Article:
As Simi and I stroll along, I see that the roadside vegetable-seller has a lorry full of broccoli and artichokes, the latter having gone up in price from €2,50 last week to €3 for a box of 30. [Perhaps they are bigger today.] His chosen music this lunchtime is a traditional Italian dance tune . Simi hears it, catches the mood and looks set to dance!

The food shops won’t close till 1.30 or 2 pm so people are still darting in and out of them to obtain their last-minute essentials and among these will be bread [which will have arrived no more than half an hour ago] cheese and perhaps a nice packet of finely cut speck or prosciutto.

Opposite Mr T’s the children spill out of school and rush over to his store, where, like children everywhere, they stock up on lollipops and sweets – this despite the fact that they are about to partake of at least a three-course lunch. Mr T is ready for them and has his tall son standing at the door trying to keep some semblance of order. He fails, of course, but gives in good-naturedly.

Some of the hospital staff saunter along to one of the cafés, where the name of the pasta dish of the day has been proudly chalked onto a board outside. Most are content with just a plate of this and perhaps some fruit and a coffee. The background music inside is loud but you would not succeed in hearing a single note above the chatter if you were to enter! Today, though, it is warm enough to eat outside and many do. There are three cafés to choose from and all do a roaring trade.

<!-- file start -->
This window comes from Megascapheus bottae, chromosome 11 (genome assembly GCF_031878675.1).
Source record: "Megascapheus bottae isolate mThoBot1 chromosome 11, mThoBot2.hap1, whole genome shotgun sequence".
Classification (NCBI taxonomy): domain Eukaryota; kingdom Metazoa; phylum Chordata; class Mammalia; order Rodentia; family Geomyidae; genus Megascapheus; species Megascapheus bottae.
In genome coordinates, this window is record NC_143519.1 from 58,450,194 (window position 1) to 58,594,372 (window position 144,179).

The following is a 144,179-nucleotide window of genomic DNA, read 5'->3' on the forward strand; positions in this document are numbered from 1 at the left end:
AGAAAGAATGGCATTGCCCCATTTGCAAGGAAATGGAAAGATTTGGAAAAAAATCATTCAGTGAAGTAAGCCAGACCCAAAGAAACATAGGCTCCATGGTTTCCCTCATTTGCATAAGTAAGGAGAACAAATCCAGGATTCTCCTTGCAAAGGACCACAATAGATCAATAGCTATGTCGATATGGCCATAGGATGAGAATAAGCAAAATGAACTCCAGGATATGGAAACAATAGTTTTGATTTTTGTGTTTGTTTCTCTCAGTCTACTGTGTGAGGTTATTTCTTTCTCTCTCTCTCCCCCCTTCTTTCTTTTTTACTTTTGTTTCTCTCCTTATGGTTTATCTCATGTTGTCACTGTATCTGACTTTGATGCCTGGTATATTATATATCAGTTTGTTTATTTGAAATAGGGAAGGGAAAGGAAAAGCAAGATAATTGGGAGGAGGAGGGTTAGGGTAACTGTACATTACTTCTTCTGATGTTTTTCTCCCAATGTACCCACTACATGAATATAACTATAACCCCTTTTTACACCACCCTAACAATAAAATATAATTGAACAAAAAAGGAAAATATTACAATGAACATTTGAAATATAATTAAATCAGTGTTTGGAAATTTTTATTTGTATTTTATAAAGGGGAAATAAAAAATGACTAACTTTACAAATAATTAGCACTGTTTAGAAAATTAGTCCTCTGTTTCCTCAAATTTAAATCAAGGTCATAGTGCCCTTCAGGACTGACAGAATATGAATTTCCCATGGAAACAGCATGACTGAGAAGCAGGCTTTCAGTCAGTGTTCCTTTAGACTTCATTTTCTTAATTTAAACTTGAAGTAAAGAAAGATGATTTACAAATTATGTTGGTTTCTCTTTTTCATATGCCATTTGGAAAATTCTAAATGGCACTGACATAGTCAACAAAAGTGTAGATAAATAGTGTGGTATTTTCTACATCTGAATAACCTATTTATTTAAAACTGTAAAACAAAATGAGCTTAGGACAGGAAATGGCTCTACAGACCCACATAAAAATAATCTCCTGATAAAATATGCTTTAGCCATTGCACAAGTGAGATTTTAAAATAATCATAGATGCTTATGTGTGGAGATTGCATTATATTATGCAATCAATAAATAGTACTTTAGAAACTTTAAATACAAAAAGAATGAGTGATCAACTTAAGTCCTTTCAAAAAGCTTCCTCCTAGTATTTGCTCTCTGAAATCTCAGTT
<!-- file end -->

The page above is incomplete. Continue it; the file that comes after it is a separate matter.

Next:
To my delight, at either end of the street palms are being plaited into beautiful trecce [tresses] ready for Sunday and the finished ones are displayed on car bonnets. I have to buy one and the seller says he is “honoured” when I ask if I can take a photograph.

Now we stroll back and it is already quieter, at 1.30. By 2.10 it will seem like a ghost town, for all will be a tavola and many will soon be asleep. But we enjoyed the fun while it lasted.

What’s your world like at 1 pm?


Sometimes, down here on the Med., the colour contrasts and sharp outlines of everything in the sun just hit you for six. Thus it was with me this lunchtime when I beheld these red beauties planted among the fichi d'India.


In a sad follow-up to this post, I have to tell you that the father of the two boys found dead in a cistern in Gravina, Puglia at the end of February has now been placed under house arrest: he was, at first, suspected of the boys' murder and was jailed but on Tuesday it was decided that his crime was "abandonment following death". It appears that crucial hours were lost in the search for the boys at the beginning [in June 2006] because there was a delay in raising the alarm. The search, it is thought, was further hampered by misinformation relayed to the police: the father hadn't spoken to the mother in a long time and bitterness, it seems, delayed the passing on of essential details to those searching for the boys.